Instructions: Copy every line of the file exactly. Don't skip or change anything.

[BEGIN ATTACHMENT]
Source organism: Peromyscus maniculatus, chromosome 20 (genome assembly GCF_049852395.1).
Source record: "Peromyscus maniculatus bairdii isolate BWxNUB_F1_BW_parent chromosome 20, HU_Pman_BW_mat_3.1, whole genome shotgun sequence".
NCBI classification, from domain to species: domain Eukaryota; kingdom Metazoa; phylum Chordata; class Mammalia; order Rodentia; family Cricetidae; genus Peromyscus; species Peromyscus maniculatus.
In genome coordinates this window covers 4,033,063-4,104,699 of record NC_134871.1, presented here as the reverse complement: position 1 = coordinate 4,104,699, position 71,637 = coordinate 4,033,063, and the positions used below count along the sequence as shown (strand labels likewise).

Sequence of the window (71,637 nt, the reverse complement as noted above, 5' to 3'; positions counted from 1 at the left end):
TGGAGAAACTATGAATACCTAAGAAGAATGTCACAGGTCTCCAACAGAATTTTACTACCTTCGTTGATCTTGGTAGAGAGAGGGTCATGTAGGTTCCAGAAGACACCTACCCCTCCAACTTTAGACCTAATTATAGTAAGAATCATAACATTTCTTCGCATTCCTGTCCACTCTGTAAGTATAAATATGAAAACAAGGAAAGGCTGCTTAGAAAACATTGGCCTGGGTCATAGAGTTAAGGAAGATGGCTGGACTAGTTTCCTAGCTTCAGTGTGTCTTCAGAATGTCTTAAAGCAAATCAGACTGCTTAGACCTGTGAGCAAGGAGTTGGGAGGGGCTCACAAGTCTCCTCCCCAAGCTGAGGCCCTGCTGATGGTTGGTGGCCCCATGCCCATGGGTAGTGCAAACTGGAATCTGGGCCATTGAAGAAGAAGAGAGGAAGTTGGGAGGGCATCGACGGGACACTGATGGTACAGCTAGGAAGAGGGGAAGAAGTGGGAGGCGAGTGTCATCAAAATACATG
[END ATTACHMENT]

Source organism: Peromyscus maniculatus, chromosome 20 (genome assembly GCF_049852395.1).
Source record: "Peromyscus maniculatus bairdii isolate BWxNUB_F1_BW_parent chromosome 20, HU_Pman_BW_mat_3.1, whole genome shotgun sequence".
NCBI classification, from domain to species: domain Eukaryota; kingdom Metazoa; phylum Chordata; class Mammalia; order Rodentia; family Cricetidae; genus Peromyscus; species Peromyscus maniculatus.
In genome coordinates this window covers 4,033,063-4,104,699 of record NC_134871.1, presented here as the reverse complement: position 1 = coordinate 4,104,699, position 71,637 = coordinate 4,033,063, and the positions used below count along the sequence as shown (strand labels likewise).

Sequence of the window (71,637 nt, the reverse complement as noted above, 5' to 3'; positions counted from 1 at the left end):
TGGAGAAACTATGAATACCTAAGAAGAATGTCACAGGTCTCCAACAGAATTTTACTACCTTCGTTGATCTTGGTAGAGAGAGGGTCATGTAGGTTCCAGAAGACACCTACCCCTCCAACTTTAGACCTAATTATAGTAAGAATCATAACATTTCTTCGCATTCCTGTCCACTCTGTAAGTATAAATATGAAAACAAGGAAAGGCTGCTTAGAAAACATTGGCCTGGGTCATAGAGTTAAGGAAGATGGCTGGACTAGTTTCCTAGCTTCAGTGTGTCTTCAGAATGTCTTAAAGCAAATCAGACTGCTTAGACCTGTGAGCAAGGAGTTGGGAGGGGCTCACAAGTCTCCTCCCCAAGCTGAGGCCCTGCTGATGGTTGGTGGCCCCATGCCCATGGGTAGTGCAAACTGGAATCTGGGCCATTGAAGAAGAAGAGAGGAAGTTGGGAGGGCATCGACGGGACACTGATGGTACAGCTAGGAAGAGGGGAAGAAGTGGGAGGCGAGTGTCATCAAAATACATG